On Monday night, White House counselor Kellyanne Conway did an interview with CNN's Chris Cuomo on "Cuomo Prime Time."
This exchange happened:
CUOMO: Kellyanne, you don't have the high moral ground on this. You changed a policy to impress your base. You got a pop in the polls with them and you're OK with destruction and harshness. Just own it.
CONWAY: How dare you. How dare you. If you want to live in a nation, a sovereign nation that doesn't have borders, you go for it.
CUOMO: Nobody is asking for that.
CONWAY: You and the people from your party, excuse me, say, we want open borders, just do it.
CUOMO: Nobody is asking you for that.
CONWAY: Let me tell you something, if you --
CUOMO: They're saying don't take kids from parents when you don't have to, the way Bush chose not to, the way Obama chose not to, Kellyanne. You know the play here. It's an ugly play.
CONWAY: No, listen to me. I have said to you what the President said steps behind me on a different network, or actually to the press gaggle, where there are CNN reporters, three short days ago. We've all said it. Nobody likes it.
However, nobody also likes people coming and smuggling children. It is a huge enterprise. Why aren't you at the border screaming every day to stop this half a trillion-dollar enterprise in child smuggling?
What Conway is doing here isn't complicated, but it is dishonest. She is casting the ongoing family separation crisis as a black-and-white choice. Either:
1) The Trump administration enforces the law and prosecutes every single person who tries to enter the country illegally
2) "Open borders" = gang members, rapists and other criminals surge across the border into the United States
President Donald Trump said as much on Twitter Tuesday morning: "Democrats are the problem. They don't care about crime and want illegal immigrants, no matter how bad they may be, to pour into and infest our Country, like MS-13. They can't win on their terrible policies, so they view them as potential voters!"
The problem with that choice is that it entirely false.
Remember that the reason we have so many family separations at the border right now is that Attorney General Jeff Sessions announced this spring that the administration would put in place a "zero-tolerance" policy. That meant that every person crossing the border illegally would be referred for prosecution. And because children can't be held in federal jails (as their parents are while they await adjudication of their cases) they are separated. It's as simple as that.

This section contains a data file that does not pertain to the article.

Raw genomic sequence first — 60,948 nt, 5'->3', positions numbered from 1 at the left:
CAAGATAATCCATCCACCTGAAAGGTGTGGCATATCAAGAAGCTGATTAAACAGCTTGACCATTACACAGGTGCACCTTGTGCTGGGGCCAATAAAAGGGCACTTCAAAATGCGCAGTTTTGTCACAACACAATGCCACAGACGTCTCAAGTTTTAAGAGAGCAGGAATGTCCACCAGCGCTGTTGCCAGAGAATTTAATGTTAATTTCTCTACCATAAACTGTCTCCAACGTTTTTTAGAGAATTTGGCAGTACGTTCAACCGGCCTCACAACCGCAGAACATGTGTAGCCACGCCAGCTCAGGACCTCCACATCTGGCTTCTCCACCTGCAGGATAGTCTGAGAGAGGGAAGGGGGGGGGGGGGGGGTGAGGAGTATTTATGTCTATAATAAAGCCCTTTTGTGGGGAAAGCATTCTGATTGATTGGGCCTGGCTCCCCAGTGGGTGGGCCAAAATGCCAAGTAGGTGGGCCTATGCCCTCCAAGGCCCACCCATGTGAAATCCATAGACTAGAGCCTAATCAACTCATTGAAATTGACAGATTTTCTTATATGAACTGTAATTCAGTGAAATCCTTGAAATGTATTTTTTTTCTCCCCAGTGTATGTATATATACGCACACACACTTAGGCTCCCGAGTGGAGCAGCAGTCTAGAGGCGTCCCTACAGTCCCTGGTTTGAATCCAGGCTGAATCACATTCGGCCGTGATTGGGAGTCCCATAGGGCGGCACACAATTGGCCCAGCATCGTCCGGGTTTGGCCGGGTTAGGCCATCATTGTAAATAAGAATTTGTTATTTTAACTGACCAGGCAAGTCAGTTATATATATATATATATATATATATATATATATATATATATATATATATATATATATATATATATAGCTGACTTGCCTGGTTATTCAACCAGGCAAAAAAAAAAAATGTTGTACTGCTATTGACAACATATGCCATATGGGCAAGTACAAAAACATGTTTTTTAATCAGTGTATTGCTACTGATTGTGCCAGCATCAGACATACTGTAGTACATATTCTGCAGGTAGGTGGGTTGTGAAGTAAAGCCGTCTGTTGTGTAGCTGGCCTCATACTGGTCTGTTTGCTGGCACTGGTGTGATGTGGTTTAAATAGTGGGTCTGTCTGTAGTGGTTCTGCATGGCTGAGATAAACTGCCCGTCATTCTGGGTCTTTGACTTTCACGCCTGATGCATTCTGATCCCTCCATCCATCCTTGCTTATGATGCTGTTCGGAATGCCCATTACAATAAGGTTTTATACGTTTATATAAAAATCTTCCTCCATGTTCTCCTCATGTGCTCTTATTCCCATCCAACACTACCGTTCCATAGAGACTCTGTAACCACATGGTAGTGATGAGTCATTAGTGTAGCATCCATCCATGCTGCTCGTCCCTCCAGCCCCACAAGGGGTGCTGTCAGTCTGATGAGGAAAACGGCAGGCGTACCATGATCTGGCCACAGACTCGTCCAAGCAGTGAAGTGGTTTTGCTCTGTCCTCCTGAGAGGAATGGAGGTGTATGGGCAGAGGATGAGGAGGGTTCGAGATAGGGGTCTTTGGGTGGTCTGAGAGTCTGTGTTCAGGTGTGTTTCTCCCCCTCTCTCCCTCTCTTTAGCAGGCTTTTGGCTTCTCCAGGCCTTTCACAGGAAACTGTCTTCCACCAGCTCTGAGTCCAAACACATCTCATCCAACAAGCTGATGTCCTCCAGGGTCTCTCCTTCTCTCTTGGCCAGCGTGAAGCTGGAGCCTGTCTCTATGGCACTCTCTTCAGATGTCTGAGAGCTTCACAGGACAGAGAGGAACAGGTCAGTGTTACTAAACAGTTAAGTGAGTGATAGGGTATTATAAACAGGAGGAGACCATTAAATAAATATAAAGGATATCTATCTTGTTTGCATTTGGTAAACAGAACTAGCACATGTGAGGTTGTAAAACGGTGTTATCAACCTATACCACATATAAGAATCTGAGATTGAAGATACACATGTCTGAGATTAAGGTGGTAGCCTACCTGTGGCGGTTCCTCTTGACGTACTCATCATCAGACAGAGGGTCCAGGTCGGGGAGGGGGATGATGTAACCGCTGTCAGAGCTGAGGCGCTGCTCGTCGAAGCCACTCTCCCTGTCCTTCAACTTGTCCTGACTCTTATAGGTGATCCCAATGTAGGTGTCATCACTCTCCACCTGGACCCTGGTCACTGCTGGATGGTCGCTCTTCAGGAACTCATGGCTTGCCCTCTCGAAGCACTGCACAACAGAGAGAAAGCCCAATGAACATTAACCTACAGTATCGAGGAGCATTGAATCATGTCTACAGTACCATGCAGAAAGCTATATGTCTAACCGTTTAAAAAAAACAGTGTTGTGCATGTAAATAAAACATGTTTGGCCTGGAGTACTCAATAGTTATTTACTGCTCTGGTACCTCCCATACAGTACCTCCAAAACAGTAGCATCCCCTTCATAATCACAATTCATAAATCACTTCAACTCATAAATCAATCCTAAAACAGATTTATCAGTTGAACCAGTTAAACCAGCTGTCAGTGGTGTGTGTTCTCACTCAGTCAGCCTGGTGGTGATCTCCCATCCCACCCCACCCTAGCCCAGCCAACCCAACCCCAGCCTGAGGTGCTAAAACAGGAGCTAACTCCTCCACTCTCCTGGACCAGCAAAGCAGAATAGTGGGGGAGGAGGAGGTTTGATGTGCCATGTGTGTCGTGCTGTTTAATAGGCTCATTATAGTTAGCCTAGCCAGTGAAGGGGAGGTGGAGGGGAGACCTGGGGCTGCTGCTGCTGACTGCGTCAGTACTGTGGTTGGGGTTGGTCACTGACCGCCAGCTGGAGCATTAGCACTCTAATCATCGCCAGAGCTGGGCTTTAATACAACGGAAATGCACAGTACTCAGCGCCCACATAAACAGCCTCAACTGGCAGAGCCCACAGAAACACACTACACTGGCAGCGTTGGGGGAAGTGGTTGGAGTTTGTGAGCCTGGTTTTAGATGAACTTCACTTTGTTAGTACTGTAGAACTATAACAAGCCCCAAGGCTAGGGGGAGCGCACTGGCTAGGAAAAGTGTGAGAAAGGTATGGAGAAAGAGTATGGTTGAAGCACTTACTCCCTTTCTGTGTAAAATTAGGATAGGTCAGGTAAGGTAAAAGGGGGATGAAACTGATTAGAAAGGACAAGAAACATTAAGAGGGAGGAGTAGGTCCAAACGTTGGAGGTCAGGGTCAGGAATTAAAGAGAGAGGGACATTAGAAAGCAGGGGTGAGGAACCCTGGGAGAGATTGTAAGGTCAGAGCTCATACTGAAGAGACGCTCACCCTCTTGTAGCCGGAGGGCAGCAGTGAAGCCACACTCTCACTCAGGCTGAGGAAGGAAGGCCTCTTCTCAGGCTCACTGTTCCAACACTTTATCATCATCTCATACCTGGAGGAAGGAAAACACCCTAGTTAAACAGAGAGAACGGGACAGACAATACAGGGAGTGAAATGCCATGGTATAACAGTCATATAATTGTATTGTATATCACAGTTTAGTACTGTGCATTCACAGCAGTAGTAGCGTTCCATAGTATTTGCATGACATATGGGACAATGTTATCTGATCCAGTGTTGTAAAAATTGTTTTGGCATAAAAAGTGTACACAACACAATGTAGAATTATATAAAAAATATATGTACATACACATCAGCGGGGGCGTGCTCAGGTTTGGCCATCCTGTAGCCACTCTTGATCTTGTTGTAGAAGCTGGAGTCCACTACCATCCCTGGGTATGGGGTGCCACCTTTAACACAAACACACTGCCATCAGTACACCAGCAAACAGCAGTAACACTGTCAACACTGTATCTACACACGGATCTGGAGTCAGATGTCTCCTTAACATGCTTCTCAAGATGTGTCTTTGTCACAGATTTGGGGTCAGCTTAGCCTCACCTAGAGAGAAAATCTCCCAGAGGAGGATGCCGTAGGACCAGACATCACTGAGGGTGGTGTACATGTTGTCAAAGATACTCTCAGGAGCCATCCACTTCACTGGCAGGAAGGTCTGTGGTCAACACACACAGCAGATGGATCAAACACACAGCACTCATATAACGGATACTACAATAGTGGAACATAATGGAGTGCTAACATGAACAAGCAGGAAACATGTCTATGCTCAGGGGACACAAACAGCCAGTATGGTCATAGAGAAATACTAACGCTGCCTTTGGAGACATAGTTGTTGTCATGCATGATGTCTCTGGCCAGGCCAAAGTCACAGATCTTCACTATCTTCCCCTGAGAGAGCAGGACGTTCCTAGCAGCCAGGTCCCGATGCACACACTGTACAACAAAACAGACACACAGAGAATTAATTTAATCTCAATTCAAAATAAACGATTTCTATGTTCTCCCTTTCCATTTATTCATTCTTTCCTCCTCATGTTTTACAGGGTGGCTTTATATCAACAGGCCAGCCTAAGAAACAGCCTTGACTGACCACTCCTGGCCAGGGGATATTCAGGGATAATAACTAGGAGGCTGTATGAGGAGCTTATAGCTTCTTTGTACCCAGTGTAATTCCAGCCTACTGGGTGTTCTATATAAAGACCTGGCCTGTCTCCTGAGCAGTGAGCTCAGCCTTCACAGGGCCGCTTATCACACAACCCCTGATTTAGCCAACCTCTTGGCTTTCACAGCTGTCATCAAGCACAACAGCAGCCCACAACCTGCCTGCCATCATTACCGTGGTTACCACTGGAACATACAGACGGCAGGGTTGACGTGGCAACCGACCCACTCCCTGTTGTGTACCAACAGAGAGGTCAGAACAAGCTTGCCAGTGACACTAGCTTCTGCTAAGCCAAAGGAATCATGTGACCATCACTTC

By instituting the zero-tolerance policy, the Trump administration guaranteed this sort of separation would happen much more often -- particularly given that there was no concurrent addition in the number of Department of Homeland Security officials to deal with the expected increase.
No matter what Trump or DHS Secretary Kirstjen Nielsen or Conway or anyone else in the administration says, this is a policy choice. There is no law mandating that children be separated from their parents. But when you choose to prosecute every single person who comes into the US illegally, you are creating this crisis. That is a choice.
What isn't a choice is the way Conway is framing the issue. Prior to this spring, the policy in place was that the vast majority of families traveling together were not prosecuted -- so as to avoid just these sorts of heart-wrenching separations of parents and small children. With a single call to AG Sessions, Trump could go back to that policy.
And that policy -- which, remember, has been in place for years -- would not mean the border is entirely open, free for anyone, including hardened criminals, to cross into the US. It would mean only that people traveling as a family would in most cases not be prosecuted for trying to enter the country illegally. It would go back to the way things had been.
For some, including Trump and his allies, that may be unacceptable.
Trump and Nielsen have made plain that they believe that the US policy of not prosecuting people traveling as a family unit has been badly exploited by all sorts of criminals in recent years -- pointing to a surge in the percentage of people trying to enter the US as a family unit in the last few years.
But it's hard to argue that the US looked like this back when we weren't prosecuting family units for illegal border crossings.
That's at the heart of the false choice Conway and her ilk are selling. Either we enforce the law or we descend into dangerous chaos. While fear is a powerful motivator, it doesn't make something false suddenly true. Which means that what Conway is saying is simply wrong.
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